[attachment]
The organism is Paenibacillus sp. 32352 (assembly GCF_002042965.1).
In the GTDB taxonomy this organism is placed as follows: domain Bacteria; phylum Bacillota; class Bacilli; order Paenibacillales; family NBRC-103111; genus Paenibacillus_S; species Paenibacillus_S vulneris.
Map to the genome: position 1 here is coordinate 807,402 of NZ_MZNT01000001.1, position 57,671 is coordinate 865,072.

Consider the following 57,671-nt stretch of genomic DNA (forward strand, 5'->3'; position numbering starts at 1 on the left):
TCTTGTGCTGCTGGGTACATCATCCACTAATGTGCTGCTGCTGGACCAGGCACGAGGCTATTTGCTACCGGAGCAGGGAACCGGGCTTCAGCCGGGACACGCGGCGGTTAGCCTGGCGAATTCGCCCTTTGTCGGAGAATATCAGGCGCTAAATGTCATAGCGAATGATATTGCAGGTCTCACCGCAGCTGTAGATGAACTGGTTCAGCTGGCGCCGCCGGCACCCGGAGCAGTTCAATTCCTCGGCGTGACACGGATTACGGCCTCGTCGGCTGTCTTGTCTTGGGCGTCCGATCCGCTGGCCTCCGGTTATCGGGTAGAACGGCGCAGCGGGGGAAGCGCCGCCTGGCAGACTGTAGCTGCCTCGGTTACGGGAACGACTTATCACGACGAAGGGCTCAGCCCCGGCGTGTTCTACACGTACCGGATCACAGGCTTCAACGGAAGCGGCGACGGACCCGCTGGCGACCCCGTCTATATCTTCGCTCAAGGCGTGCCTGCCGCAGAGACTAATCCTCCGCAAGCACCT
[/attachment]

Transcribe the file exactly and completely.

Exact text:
The organism is Paenibacillus sp. 32352 (assembly GCF_002042965.1).
In the GTDB taxonomy this organism is placed as follows: domain Bacteria; phylum Bacillota; class Bacilli; order Paenibacillales; family NBRC-103111; genus Paenibacillus_S; species Paenibacillus_S vulneris.
Map to the genome: position 1 here is coordinate 807,402 of NZ_MZNT01000001.1, position 57,671 is coordinate 865,072.

Consider the following 57,671-nt stretch of genomic DNA (forward strand, 5'->3'; position numbering starts at 1 on the left):
TCTTGTGCTGCTGGGTACATCATCCACTAATGTGCTGCTGCTGGACCAGGCACGAGGCTATTTGCTACCGGAGCAGGGAACCGGGCTTCAGCCGGGACACGCGGCGGTTAGCCTGGCGAATTCGCCCTTTGTCGGAGAATATCAGGCGCTAAATGTCATAGCGAATGATATTGCAGGTCTCACCGCAGCTGTAGATGAACTGGTTCAGCTGGCGCCGCCGGCACCCGGAGCAGTTCAATTCCTCGGCGTGACACGGATTACGGCCTCGTCGGCTGTCTTGTCTTGGGCGTCCGATCCGCTGGCCTCCGGTTATCGGGTAGAACGGCGCAGCGGGGGAAGCGCCGCCTGGCAGACTGTAGCTGCCTCGGTTACGGGAACGACTTATCACGACGAAGGGCTCAGCCCCGGCGTGTTCTACACGTACCGGATCACAGGCTTCAACGGAAGCGGCGACGGACCCGCTGGCGACCCCGTCTATATCTTCGCTCAAGGCGTGCCTGCCGCAGAGACTAATCCTCCGCAAGCACCT